NotesFAQContact Us
Search Tips
ERIC Number: ED255951
Record Type: RIE
Publication Date: 1984
Pages: 20
Abstractor: N/A
Reference Count: 0
Speech: Its Present Status and Its Future Prospect.
Minnick, Wayne C.
Journal of the Oklahoma Speech-Theatre-Communication Association, n7 p1-19 Fall 1984
To determine whether speech communication is a true academic subject, it is necessary to note the three traits that characterize a true academic subject: (1) a curriculum designed to promote knowledge and understanding rather than manual or practical skills; (2) a logically integrated series of courses that begin at the elementary school level and continue through college; and (3) a body of knowledge of its own that springs from the investigative and research functions of its scholars. In speech, practical skills are emphasized at the elementary and secondary school levels, but at the college level, this emphasis is sometimes made at the expense of knowledge and understanding. Speech communication does have a body of knowledge springing from the investigative and research function of its scholars--a traditional one, originating with Aristotle and coming down through Cicero, Quintilian, and others--and it is in need of earnest revitalization efforts. But as quantitative scholars are questioning some of the precepts that the profession holds sacred, the profession can no longer make ideas acceptable in the academic world by referring to historical tradition or unsystematic observations. The profession needs new confirmation procedures. Such new procedures will, undoubtedly, come from these quantitative scholars, who will help revitalize the profession.(HTH)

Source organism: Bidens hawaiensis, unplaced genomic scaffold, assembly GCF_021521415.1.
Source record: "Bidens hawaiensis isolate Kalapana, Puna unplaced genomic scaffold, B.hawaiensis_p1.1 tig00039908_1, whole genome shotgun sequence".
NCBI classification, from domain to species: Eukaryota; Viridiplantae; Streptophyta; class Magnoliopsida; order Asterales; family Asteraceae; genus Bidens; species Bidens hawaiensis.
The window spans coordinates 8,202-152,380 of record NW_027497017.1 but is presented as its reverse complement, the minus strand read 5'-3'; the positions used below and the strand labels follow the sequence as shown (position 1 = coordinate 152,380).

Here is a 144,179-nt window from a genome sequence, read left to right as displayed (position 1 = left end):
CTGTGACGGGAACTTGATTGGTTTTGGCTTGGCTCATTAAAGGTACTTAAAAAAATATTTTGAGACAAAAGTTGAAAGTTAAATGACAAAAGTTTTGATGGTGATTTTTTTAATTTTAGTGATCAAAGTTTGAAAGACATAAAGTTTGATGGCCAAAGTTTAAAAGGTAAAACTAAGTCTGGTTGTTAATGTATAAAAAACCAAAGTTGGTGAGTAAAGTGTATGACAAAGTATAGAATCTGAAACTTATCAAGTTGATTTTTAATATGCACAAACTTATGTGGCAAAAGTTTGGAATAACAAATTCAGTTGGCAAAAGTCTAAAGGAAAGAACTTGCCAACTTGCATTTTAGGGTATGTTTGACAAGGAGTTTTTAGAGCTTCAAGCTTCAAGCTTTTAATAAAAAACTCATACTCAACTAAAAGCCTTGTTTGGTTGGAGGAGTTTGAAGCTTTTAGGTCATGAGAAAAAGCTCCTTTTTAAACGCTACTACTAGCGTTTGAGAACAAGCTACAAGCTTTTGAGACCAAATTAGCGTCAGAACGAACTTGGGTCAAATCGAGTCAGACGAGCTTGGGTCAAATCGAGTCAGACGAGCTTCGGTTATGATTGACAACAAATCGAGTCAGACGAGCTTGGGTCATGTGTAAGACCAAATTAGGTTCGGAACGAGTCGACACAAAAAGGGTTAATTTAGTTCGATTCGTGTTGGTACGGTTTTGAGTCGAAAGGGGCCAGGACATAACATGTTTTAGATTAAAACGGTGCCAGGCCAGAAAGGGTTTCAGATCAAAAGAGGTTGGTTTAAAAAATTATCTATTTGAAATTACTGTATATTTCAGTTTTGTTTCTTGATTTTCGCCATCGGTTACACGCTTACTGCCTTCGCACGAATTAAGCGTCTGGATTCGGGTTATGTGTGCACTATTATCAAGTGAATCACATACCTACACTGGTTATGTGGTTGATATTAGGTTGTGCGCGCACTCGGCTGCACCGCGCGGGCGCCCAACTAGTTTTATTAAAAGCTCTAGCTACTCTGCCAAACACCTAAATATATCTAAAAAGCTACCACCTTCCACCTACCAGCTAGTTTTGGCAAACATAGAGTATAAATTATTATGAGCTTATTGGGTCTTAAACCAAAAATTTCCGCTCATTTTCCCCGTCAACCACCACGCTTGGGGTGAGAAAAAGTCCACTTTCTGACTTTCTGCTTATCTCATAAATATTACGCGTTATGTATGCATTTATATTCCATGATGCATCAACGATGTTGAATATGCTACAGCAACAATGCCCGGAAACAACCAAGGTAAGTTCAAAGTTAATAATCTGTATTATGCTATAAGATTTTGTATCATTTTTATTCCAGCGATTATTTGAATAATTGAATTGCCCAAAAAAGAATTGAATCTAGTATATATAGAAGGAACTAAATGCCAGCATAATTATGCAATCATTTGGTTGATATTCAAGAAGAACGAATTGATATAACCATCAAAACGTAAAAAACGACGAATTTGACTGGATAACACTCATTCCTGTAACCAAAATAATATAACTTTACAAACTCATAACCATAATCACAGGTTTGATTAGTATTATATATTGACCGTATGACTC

Publication Type: Opinion Papers; Speeches/Meeting Papers; Journal Articles
Education Level: N/A
Audience: N/A
Language: English
Sponsor: N/A
Authoring Institution: N/A
Identifiers: Aristotle; Professional Concerns; Quantitative Research
Note: Transcript of the keynote speech presented at the meeting of the Oklahoma Speech Association, 1967.